Q: My mouth feels really dry and I don’t know what to do. Can you help?
A: There are many things that can cause “dry mouth” or xerostomia as it is termed medically.
Dry mouth can be a side effect of certain types of medications or cancer therapy. In fact, there are over 500 medications that cause dry mouth.
A dry mouth is not only uncomfortable, it fosters the development of cavities and can increase the risk for developing gum disease.
Normal saliva flow contains enzymes that participate in the fight against cavity formation. It also keeps the mouth and teeth moist which prevents plaque and bacteria from adhering to the teeth.
Dry mouth can also be the result of normal aging or dehydration. We advise patients who are experiencing this problem to be sure to drink plenty of water, at least 6-8 glasses per day.
Persons with xerostomia should avoid sugar at all costs. It is very common for persons with this disorder to use lemon drops, peppermints or other types of hard candies to help stimulate salivary flow. This can be disastrous to the teeth because cavities are easily formed in these conditions. Consuming beverages with high sugar contents like sweet tea, soda, sports drinks and even fruit juices will have the same effect.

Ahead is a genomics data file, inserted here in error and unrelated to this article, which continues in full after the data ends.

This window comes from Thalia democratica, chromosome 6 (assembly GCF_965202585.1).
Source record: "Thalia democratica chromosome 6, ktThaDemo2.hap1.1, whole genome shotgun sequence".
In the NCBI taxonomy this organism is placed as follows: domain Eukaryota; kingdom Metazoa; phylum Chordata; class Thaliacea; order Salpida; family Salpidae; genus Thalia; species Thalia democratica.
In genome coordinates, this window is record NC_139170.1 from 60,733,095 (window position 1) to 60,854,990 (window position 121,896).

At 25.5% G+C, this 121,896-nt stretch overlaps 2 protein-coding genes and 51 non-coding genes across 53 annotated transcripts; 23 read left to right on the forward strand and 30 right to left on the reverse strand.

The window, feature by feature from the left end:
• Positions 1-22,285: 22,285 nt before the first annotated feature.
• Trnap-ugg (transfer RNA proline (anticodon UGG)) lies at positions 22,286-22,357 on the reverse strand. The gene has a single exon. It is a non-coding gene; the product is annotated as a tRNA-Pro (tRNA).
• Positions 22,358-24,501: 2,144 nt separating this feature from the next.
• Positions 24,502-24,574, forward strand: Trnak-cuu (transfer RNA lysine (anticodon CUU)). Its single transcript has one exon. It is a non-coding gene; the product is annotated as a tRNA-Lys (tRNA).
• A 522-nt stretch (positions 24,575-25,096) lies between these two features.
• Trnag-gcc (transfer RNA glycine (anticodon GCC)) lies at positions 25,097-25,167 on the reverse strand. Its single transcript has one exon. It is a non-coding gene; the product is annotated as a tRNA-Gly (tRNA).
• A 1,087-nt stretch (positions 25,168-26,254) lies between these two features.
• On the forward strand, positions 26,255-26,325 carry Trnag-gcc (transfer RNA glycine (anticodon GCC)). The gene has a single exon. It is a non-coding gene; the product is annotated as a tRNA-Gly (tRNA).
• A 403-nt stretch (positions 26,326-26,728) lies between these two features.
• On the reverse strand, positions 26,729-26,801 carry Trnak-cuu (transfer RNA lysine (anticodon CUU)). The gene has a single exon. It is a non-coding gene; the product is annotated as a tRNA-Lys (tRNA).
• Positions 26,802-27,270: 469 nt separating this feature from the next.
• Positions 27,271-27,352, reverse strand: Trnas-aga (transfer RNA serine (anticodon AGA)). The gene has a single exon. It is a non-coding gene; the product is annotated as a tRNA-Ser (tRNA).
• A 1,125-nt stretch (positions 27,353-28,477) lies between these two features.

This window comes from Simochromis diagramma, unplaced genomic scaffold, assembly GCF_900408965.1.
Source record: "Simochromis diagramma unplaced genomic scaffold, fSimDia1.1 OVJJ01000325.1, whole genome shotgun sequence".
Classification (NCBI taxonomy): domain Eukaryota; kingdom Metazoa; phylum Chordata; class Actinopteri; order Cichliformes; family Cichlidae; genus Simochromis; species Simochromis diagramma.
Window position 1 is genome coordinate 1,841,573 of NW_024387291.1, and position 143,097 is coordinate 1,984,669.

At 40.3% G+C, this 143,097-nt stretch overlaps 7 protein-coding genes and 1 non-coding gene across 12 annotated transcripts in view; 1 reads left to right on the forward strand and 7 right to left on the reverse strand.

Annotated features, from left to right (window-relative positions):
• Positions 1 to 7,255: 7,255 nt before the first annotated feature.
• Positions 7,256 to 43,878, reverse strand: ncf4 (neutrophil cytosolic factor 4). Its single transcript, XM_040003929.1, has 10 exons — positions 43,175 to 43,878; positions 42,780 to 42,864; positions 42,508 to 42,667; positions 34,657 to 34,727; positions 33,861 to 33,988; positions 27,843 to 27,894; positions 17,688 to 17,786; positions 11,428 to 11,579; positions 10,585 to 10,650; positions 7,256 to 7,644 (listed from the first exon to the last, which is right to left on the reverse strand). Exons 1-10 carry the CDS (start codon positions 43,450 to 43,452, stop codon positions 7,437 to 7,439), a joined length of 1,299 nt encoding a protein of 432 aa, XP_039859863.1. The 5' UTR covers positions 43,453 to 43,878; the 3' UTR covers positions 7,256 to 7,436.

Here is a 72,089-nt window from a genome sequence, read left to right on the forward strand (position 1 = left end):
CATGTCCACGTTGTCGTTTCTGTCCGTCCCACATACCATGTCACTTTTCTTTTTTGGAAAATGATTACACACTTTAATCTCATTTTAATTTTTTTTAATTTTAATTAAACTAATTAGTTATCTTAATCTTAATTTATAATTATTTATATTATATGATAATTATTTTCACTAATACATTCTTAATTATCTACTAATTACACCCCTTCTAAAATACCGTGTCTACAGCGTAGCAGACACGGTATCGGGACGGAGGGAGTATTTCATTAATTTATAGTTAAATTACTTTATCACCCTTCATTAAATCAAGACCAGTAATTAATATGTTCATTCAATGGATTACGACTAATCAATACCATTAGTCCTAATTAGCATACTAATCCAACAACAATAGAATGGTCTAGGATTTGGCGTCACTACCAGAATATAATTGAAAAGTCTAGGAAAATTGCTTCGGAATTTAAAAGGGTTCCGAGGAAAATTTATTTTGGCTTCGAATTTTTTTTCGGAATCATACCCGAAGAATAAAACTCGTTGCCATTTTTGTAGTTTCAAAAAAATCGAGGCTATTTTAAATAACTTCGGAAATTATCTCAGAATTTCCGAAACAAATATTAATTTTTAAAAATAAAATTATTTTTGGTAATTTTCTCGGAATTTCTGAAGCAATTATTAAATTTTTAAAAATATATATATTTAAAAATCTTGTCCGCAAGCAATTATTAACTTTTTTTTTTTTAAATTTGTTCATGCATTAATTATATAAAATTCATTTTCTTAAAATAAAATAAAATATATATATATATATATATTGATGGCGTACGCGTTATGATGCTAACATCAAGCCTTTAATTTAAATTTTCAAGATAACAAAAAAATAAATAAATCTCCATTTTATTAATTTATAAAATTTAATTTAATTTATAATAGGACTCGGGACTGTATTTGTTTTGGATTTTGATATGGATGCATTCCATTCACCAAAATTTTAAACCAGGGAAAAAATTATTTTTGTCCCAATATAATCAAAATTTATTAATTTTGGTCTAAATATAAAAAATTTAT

We recommend keeping a water bottle with you to sip from at all times even at night next to your bed.
There are many products available whether at your dentists office or at your local drugstore that combat dry mouth. In some cases, a variety or combination of products may be used depending on severity.
Your dentist or dental hygienist have a lot of experience in dealing with this type of problem are your best source for help in selecting the right products while avoiding the wrong ones.
Whatever the case may be this disorder can be easily managed with a little assistance from you dentist or dental hygienist.
Questions can be sent to Fred Eck, D.D.S. at Marco Dental Care, 950 N. Collier Blvd., Suite 305, Marco Island, or call 389-9400. Web site: marcodentalcare.com. He received his Doctor of Dental Surgery at the University of Detroit Mercy and is licensed by the Florida State Board of Dentistry.